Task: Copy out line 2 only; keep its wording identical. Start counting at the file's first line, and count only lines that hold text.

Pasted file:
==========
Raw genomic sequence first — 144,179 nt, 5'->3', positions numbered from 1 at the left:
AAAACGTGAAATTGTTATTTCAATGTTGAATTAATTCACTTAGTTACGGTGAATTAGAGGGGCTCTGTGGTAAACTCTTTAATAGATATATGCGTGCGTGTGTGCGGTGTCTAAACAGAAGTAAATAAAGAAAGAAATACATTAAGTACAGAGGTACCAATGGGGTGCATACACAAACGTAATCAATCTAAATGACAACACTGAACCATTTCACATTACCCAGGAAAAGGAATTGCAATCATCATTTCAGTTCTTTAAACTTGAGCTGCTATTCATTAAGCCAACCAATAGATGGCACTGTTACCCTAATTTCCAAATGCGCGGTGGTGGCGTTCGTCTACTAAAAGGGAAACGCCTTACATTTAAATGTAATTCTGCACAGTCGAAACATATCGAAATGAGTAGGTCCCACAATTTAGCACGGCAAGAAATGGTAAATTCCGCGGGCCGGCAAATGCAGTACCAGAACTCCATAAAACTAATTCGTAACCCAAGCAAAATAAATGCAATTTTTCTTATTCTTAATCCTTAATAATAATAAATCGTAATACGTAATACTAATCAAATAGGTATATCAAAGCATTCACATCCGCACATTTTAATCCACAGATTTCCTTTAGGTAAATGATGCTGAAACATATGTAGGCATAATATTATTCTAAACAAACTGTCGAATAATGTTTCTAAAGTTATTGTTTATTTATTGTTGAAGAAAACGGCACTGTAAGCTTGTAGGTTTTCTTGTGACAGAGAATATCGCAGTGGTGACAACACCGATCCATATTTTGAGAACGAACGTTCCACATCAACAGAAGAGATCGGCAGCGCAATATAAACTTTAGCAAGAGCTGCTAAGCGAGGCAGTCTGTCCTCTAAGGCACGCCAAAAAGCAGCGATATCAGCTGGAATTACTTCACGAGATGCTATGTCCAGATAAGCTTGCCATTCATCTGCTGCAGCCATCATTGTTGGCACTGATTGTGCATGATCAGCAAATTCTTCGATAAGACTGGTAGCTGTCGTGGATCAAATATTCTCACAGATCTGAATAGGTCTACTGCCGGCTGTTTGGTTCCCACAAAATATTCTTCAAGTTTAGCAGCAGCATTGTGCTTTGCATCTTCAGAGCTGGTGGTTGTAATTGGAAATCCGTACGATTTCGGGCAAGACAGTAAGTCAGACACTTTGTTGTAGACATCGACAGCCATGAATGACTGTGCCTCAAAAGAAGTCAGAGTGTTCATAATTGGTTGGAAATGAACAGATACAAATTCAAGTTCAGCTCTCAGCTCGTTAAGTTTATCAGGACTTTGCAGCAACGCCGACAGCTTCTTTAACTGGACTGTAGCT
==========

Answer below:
AAAACGTGAAATTGTTATTTCAATGTTGAATTAATTCACTTAGTTACGGTGAATTAGAGGGGCTCTGTGGTAAACTCTTTAATAGATATATGCGTGCGTGTGTGCGGTGTCTAAACAGAAGTAAATAAAGAAAGAAATACATTAAGTACAGAGGTACCAATGGGGTGCATACACAAACGTAATCAATCTAAATGACAACACTGAACCATTTCACATTACCCAGGAAAAGGAATTGCAATCATCATTTCAGTTCTTTAAACTTGAGCTGCTATTCATTAAGCCAACCAATAGATGGCACTGTTACCCTAATTTCCAAATGCGCGGTGGTGGCGTTCGTCTACTAAAAGGGAAACGCCTTACATTTAAATGTAATTCTGCACAGTCGAAACATATCGAAATGAGTAGGTCCCACAATTTAGCACGGCAAGAAATGGTAAATTCCGCGGGCCGGCAAATGCAGTACCAGAACTCCATAAAACTAATTCGTAACCCAAGCAAAATAAATGCAATTTTTCTTATTCTTAATCCTTAATAATAATAAATCGTAATACGTAATACTAATCAAATAGGTATATCAAAGCATTCACATCCGCACATTTTAATCCACAGATTTCCTTTAGGTAAATGATGCTGAAACATATGTAGGCATAATATTATTCTAAACAAACTGTCGAATAATGTTTCTAAAGTTATTGTTTATTTATTGTTGAAGAAAACGGCACTGTAAGCTTGTAGGTTTTCTTGTGACAGAGAATATCGCAGTGGTGACAACACCGATCCATATTTTGAGAACGAACGTTCCACATCAACAGAAGAGATCGGCAGCGCAATATAAACTTTAGCAAGAGCTGCTAAGCGAGGCAGTCTGTCCTCTAAGGCACGCCAAAAAGCAGCGATATCAGCTGGAATTACTTCACGAGATGCTATGTCCAGATAAGCTTGCCATTCATCTGCTGCAGCCATCATTGTTGGCACTGATTGTGCATGATCAGCAAATTCTTCGATAAGACTGGTAGCTGTCGTGGATCAAATATTCTCACAGATCTGAATAGGTCTACTGCCGGCTGTTTGGTTCCCACAAAATATTCTTCAAGTTTAGCAGCAGCATTGTGCTTTGCATCTTCAGAGCTGGTGGTTGTAATTGGAAATCCGTACGATTTCGGGCAAGACAGTAAGTCAGACACTTTGTTGTAGACATCGACAGCCATGAATGACTGTGCCTCAAAAGAAGTCAGAGTGTTCATAATTGGTTGGAAATGAACAGATACAAATTCAAGTTCAGCTCTCAGCTCGTTAAGTTTATCAGGACTTTGCAGCAACGCCGACAGCTTCTTTAACTGGACTGTAGCT